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The Latest: US: Hong Kongers should be able to express views

July 2, 2019
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A worker cleans up the main entrance outside government headquarters in Hong Kong, Tuesday, July 2, 2019. Protesters in Hong Kong took over the legislature's main building Monday night, tearing down portraits of legislative leaders and spray painting pro-democracy slogans on the walls of the main chamber. (AP Photo/Vincent Yu)

HONG KONG (AP) — The Latest on protests in Hong Kong (all times local):

8:30 p.m.

The U.S. consul in Hong Kong has condemned violence among government critics but says all should have the right to express their views peacefully, including foreign residents with longstanding ties to the Asian financial hub.

Kurt Tong delivered his comments to an audience of hundreds of business and political leaders at a U.S. Independence Day celebration on Tuesday, saying Hong Kong had been through a “tough time” recently.

But he said the intentions of those seeking to bring change were good and Hong Kong has “the right ideas and the right values.”

He said the U.S. was disappointed to see the violence and vandalism at the Legislative Council building Monday night. But he said the U.S. would continue to voice its concerns about political and economic issues in the city.

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5:30 p.m.

Britain’s foreign secretary says authorities in Hong Kong must not use an outbreak of vandalism during protests as a “pretext for repression.”

Jeremy Hunt says Britain condemns “violence on all sides” after hundreds of demonstrators stormed the Hong Kong legislature and daubed graffiti on the walls.

But he said the authorities need to “understand the root causes of what happened, which is a deep-seated concern by people in Hong Kong that their basic freedoms are under attack.”

Police carrying riot shields and firing tear gas moved in shortly after midnight to clear protesters, who hours earlier, swarmed into the legislature's main building. (July 1)

Britain is the former colonial power in Hong Kong, which returned to China in 1997. Hunt said Britain remained solidly behind the 1984 U.K.-Chinese declaration enshrining the “one country, two systems” principle of Hong Kong autonomy.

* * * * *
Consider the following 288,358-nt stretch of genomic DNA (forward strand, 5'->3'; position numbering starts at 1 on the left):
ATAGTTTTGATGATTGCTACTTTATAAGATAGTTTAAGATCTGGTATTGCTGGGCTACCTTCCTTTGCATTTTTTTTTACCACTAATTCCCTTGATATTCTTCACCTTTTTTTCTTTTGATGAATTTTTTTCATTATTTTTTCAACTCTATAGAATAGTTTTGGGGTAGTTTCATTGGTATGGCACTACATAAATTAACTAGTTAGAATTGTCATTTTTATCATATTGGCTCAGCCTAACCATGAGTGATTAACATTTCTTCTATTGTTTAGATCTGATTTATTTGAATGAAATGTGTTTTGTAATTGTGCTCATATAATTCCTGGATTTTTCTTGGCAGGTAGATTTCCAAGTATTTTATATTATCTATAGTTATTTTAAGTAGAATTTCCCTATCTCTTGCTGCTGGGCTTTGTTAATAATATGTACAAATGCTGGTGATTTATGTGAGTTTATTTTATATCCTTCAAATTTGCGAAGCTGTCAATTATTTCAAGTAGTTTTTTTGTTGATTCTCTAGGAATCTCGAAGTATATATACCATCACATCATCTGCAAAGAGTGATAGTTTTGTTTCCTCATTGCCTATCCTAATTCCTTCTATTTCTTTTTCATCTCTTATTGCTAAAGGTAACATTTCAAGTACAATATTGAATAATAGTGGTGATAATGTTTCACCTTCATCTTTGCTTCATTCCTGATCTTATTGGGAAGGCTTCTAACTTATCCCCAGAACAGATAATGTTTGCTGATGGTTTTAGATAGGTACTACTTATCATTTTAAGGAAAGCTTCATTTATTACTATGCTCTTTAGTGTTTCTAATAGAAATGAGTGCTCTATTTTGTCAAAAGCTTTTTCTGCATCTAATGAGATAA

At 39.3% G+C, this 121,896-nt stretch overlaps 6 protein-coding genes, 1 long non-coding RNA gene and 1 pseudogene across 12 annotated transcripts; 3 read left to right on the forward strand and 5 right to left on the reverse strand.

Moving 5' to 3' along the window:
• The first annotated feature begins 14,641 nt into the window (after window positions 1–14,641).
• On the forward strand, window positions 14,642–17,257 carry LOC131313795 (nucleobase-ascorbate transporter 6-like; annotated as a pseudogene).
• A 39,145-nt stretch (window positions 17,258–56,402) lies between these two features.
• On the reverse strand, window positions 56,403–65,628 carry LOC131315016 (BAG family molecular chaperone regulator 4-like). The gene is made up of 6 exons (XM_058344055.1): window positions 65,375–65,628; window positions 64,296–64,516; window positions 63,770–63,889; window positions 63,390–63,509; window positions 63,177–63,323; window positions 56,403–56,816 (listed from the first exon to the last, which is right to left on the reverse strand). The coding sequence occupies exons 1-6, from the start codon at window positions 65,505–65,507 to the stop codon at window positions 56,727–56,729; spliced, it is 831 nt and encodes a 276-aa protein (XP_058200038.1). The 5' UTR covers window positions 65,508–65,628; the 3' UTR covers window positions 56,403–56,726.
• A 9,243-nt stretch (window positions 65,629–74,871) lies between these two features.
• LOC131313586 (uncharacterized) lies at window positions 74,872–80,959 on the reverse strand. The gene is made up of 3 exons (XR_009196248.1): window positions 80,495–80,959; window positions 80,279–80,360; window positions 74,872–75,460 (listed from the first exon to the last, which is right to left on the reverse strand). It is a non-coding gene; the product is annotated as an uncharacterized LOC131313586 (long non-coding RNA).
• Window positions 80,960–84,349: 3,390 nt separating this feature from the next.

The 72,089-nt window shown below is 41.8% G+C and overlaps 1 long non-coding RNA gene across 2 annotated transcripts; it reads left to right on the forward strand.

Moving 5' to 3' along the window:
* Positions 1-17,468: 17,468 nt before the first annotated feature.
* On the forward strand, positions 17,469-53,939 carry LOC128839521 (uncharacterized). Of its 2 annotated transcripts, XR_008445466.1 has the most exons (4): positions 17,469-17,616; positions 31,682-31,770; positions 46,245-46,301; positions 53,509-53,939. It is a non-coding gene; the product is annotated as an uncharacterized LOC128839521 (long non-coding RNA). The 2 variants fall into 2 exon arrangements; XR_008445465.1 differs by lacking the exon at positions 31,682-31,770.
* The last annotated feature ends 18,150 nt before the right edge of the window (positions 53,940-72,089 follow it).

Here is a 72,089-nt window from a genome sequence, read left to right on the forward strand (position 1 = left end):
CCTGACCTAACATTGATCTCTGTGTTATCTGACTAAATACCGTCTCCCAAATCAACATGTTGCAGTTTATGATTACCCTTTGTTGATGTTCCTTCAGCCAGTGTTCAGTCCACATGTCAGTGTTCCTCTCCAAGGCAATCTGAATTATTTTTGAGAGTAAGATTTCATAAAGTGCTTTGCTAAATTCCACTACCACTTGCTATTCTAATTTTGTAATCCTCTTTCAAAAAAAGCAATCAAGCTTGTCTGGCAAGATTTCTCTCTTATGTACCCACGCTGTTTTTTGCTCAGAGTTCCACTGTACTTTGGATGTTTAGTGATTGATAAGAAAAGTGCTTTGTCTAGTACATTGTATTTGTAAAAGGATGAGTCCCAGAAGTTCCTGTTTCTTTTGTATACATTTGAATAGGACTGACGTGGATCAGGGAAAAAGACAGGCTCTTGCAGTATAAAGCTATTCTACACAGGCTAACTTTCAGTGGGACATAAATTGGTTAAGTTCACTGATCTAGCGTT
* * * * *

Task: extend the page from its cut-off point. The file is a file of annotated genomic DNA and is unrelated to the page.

Hunt said: “we stand foursquare behind that agreement, foursquare behind the people of Hong Kong, and there will be serious consequences if that international binding legal agreement were not to be honored.”

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3:30 p.m.

China’s foreign ministry has condemned the occupation and vandalization of Hong Kong’s legislature by pro-democracy protesters as “serious illegal acts that trample on the rule of law and endanger social order.”

Spokesman Geng Shuang said Beijing condemns the events, in which several hundred demonstrators broke through glass and steel barriers to enter the building overnight.

Geng said Tuesday that China’s central government strongly supports Hong Kong’s government and its police force in dealing with the incident in accordance with law. He also reiterated China’s rejection of any foreign nation commenting on or intervening in protest actions in Hong Kong, saying such matters are a purely Chinese affair and other countries “must not support any violent criminals in any form, and not send any misleading signals or take any erroneous actions.”

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1:40 p.m.

Pro-Beijing lawmakers in Hong Kong have condemned the violence and vandalism of government facilities by protesters.

Regina Ip, a former security secretary in the semi-autonomous territory, said such behavior was not acceptable in “civilized society.”

She said there was nothing that could justify “the sort of violence we saw last night.”

She and other lawmakers were protesting over the damage done to the legislative chamber by protesters who forced their way in late Monday as tens of thousands of people marched in the streets.

They also were urging the protesters to cool off and calm down after weeks of demonstrations over a government attempt to change extradition laws to allow suspects to be sent to China for trial.

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Noon

Chinese state media have run footage of police in Hong Kong clearing protesters from streets in a break with its silence over past days of pro-democracy demonstrations.

Footage aired Tuesday showed police moving into roads surrounding the legislative council, where protesters had smashed through glass and metal barriers to occupy the space for about three hours on Monday night.

Beijing had sought to suppress news of the weeks of protests coinciding with celebrations of Chinese rule. The demonstrations reflect mounting frustration with Hong Kong’s leader for not responding to demands after several weeks of protests sparked by a government attempt to change extradition laws to allow suspects to be sent to China for trial.

Protesters vacated the chamber as police cleared surrounding streets with tear gas and then moved inside.

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